how do I replace bullet points in my presentation?

So you’ve heard of “death by powerpoint” and you’ve all be shot at by the screen-full of bullet points on a slide.

And you promised not to do it to your audiences – but you did.

Why? Because knowing how to replace bullet points just doesn’t seem ‘do-able’. If the presentations you sit through are bad, with no good role-model presentations, how are you supposed to improve?

So… let’s have a look at some of the ways you can replace your bullet points with something more impactful – and if you can’t, how you can at least modify the bullet points so your presentation isn’t something that makes people want to use literal bullets and a sniper rifle to shorten your presentation!


Technique one – split up your bullet points

This is about as simple as it gets!

Start by creating your bullet point list just like you normally would so you’ve got something to work from, then decide if there are any you can dump or double up etc. Once you’ve got a sensible number of bullets, just create a new slide for each of the bullet points in turn. Honestly, it’s not that hard! I’ll work with the abomination in the image above…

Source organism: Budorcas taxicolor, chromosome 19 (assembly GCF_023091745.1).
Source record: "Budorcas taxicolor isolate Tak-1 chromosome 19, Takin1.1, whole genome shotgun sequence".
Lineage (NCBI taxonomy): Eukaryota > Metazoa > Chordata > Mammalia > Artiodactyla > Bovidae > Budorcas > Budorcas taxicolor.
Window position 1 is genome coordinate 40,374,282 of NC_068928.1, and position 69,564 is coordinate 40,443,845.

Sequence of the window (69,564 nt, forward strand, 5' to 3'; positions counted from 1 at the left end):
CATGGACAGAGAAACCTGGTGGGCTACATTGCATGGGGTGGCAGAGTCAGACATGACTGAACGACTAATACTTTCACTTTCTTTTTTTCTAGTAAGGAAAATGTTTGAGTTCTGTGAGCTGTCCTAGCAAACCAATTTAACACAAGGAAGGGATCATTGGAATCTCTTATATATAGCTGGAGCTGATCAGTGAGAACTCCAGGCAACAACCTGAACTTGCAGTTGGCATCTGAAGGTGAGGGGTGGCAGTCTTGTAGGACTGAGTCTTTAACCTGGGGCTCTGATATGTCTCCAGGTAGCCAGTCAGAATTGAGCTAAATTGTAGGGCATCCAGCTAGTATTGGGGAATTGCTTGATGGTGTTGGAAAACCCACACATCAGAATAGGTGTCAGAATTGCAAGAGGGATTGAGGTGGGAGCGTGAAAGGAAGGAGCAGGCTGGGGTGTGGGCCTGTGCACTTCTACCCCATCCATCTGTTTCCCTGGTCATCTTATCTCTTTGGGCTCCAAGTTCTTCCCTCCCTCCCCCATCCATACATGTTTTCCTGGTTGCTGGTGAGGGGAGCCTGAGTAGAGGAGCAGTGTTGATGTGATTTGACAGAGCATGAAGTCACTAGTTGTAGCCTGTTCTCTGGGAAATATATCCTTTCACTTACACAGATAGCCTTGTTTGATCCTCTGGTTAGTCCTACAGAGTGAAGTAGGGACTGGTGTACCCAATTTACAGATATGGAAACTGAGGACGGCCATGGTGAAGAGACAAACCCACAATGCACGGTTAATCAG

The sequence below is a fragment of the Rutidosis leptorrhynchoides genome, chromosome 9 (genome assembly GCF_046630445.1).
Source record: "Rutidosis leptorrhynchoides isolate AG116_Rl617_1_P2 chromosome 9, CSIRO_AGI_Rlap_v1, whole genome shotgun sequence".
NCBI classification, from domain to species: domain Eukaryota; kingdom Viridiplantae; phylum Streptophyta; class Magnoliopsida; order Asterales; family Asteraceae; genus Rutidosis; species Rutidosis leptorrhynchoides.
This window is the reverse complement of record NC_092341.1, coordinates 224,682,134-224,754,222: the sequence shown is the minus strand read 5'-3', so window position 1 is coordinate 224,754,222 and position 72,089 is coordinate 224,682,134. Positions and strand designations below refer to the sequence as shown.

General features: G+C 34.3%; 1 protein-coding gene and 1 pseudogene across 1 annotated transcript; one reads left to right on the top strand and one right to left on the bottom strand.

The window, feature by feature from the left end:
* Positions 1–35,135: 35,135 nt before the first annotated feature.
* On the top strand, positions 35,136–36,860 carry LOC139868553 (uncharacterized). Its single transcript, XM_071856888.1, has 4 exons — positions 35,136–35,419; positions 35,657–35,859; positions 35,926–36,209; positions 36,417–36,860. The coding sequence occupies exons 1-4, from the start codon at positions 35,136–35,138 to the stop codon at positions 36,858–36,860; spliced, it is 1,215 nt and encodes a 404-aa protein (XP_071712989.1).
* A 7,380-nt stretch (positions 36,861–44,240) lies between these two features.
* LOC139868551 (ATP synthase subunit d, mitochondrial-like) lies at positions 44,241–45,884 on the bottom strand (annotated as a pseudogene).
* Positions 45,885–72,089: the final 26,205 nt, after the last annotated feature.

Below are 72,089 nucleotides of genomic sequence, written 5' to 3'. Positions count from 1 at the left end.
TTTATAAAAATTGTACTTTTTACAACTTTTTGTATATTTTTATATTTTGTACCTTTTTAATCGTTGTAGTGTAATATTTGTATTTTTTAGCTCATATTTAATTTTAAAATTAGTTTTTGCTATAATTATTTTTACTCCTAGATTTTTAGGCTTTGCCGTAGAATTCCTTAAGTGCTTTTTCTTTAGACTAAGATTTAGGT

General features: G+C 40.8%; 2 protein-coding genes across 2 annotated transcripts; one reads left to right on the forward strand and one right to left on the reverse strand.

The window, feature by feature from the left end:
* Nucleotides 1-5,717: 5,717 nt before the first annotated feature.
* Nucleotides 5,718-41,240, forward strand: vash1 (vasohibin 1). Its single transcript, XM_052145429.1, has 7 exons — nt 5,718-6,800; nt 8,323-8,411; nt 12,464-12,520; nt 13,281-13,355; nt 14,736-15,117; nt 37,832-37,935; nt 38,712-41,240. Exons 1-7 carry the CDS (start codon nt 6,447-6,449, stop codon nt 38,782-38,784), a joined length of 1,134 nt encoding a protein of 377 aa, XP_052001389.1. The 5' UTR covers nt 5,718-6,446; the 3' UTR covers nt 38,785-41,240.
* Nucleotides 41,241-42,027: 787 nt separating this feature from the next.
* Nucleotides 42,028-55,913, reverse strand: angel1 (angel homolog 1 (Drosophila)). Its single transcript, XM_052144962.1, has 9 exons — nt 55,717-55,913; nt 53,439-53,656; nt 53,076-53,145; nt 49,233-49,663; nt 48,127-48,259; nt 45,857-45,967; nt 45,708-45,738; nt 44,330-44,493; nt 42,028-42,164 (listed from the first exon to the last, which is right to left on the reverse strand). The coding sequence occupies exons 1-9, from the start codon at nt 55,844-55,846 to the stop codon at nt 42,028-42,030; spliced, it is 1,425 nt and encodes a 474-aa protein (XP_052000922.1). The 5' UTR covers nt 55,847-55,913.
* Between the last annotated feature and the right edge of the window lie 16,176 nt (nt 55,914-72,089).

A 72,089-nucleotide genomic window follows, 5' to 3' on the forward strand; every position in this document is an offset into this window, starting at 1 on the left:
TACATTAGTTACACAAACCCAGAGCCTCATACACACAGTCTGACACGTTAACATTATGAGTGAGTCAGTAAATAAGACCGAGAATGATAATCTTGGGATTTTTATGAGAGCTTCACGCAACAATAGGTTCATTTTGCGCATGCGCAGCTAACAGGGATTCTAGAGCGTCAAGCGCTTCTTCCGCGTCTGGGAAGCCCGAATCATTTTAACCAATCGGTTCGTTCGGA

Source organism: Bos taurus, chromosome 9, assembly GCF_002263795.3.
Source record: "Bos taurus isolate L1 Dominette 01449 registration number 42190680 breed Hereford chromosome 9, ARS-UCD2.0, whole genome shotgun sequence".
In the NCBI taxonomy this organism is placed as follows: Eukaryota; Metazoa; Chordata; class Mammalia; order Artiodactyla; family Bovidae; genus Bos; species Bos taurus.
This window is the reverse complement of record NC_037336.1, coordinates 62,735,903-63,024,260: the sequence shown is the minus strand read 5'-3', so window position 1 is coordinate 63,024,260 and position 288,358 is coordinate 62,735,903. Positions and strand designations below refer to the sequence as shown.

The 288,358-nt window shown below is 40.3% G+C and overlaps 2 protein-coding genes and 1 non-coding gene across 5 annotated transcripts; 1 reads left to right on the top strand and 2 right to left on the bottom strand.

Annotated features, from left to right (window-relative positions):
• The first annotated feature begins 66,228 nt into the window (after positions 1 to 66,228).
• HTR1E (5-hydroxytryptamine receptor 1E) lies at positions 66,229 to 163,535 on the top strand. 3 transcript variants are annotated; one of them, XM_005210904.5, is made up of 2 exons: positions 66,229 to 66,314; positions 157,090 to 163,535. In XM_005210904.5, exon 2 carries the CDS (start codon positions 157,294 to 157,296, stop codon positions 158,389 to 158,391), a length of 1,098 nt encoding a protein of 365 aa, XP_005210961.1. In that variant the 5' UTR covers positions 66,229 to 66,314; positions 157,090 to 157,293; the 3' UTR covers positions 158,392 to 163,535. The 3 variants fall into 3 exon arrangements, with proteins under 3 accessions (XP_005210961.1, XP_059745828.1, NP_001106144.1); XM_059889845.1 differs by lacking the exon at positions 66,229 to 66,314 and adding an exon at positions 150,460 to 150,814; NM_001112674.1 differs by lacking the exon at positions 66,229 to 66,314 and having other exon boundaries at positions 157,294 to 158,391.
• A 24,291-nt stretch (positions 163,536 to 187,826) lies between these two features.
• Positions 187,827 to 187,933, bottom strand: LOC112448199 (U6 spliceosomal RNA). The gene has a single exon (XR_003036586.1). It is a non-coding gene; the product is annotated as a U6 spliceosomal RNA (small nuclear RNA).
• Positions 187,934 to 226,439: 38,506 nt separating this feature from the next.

Even if all you do is put the bullets onto different slides, it’s easier for the audience – and better for you. This is because we’re pretty much all visual animals and so if we’re given a lot of bullet points at once we read them. On the other hand, if there’s only one bullet point on the slide we read it… and then stop to think and listen to what you’re saying as the presenter.

Cheap, quick and dirty slide trick… At the very least, if you’re not able to put things onto different slides, at least bring the up one at a time. It’s hugely tedious for the audience but it’s better than nothing.

Pro tip – when you split the bullet points over a range of slides, think about keeping the same heading on all the slides and use the Morph transition (in powerpoint) or the (Magic Move) transition in keynote so that the title doesn’t fade out between slides.

I’ve faded the text out and in again here for clarity but you can experiment with a simple cross-fade transition between your slides.


Technique two – just show the start

Image or reduced text slide

You can combine this with the previous technique pretty easily and it’s equally simple. Instead of writing out your full bullet point, just start it off and then put an ellipsis (…). Because the bullet point isn’t a full sentence/thought your audience is intrigued and so, frankly, hasn’t got much choice but to listen to you as you explore the rest of the idea.


Technique three – make it a pretty slide

Again, this is so simple it barely counts as a technique! Just take either (or both) of the first two techniques and put the words over an appropriate image. This is particularly visually effective if you use the morph crossfade I mentioned in the pro presentation tip above. It might not be the best thing to do for your message/audience though, so test first and don’t make assumptions. When it’s appropriate, it’s very impactful!